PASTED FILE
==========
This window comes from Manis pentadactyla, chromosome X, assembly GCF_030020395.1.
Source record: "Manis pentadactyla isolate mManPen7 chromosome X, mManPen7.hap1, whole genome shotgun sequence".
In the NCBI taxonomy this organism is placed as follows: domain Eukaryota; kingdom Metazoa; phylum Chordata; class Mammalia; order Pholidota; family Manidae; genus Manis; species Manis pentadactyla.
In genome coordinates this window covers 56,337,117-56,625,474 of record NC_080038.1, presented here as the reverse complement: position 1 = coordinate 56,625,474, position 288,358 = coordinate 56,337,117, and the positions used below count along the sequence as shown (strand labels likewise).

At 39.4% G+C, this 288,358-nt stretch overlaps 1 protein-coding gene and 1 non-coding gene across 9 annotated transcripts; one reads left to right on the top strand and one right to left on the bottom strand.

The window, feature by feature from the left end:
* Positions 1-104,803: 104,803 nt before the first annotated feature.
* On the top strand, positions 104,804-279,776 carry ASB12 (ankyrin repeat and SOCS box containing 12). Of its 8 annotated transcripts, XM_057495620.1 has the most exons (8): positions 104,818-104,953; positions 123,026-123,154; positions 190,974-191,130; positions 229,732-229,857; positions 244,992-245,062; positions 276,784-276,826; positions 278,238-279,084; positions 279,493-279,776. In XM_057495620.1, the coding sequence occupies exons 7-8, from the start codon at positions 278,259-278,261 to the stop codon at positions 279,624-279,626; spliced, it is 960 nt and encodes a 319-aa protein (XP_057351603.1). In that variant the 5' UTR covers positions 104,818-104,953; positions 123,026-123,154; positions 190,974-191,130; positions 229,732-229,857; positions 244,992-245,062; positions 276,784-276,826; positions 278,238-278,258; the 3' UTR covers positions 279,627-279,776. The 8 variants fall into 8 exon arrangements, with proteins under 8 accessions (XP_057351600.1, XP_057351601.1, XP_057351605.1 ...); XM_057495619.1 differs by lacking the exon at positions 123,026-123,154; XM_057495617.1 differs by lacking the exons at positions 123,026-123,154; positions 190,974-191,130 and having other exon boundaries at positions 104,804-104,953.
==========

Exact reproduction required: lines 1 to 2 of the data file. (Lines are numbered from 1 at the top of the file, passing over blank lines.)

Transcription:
This window comes from Manis pentadactyla, chromosome X, assembly GCF_030020395.1.
Source record: "Manis pentadactyla isolate mManPen7 chromosome X, mManPen7.hap1, whole genome shotgun sequence".